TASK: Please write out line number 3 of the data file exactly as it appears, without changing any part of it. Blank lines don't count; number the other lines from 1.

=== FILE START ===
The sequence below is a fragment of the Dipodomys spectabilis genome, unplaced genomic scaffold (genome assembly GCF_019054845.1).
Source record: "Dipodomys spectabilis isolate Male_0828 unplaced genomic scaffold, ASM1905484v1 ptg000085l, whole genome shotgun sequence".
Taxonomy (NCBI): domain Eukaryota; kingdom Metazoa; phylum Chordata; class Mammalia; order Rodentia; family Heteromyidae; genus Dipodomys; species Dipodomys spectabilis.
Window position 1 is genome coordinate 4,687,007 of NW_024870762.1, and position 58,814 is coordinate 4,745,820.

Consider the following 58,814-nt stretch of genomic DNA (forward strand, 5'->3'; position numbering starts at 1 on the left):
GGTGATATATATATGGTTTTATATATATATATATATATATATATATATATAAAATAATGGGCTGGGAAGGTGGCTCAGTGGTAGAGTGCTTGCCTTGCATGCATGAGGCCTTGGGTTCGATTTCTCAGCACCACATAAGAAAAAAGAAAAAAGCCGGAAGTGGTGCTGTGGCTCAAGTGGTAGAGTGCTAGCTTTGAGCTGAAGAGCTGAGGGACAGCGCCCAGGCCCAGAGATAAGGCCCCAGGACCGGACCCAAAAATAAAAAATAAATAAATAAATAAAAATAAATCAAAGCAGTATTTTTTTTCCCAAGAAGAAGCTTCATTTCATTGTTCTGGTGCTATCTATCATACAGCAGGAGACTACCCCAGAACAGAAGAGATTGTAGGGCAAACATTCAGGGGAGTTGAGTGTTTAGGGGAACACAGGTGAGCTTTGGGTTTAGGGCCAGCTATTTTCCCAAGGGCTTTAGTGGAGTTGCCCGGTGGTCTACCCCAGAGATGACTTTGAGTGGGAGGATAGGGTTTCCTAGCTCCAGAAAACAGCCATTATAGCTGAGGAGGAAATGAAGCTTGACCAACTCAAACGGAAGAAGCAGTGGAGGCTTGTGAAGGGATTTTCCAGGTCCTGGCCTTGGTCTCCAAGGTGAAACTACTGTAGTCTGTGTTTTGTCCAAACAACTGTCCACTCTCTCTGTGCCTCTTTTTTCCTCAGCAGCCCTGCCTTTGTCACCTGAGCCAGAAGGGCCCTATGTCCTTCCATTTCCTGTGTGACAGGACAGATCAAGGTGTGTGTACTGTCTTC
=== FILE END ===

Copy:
Taxonomy (NCBI): domain Eukaryota; kingdom Metazoa; phylum Chordata; class Mammalia; order Rodentia; family Heteromyidae; genus Dipodomys; species Dipodomys spectabilis.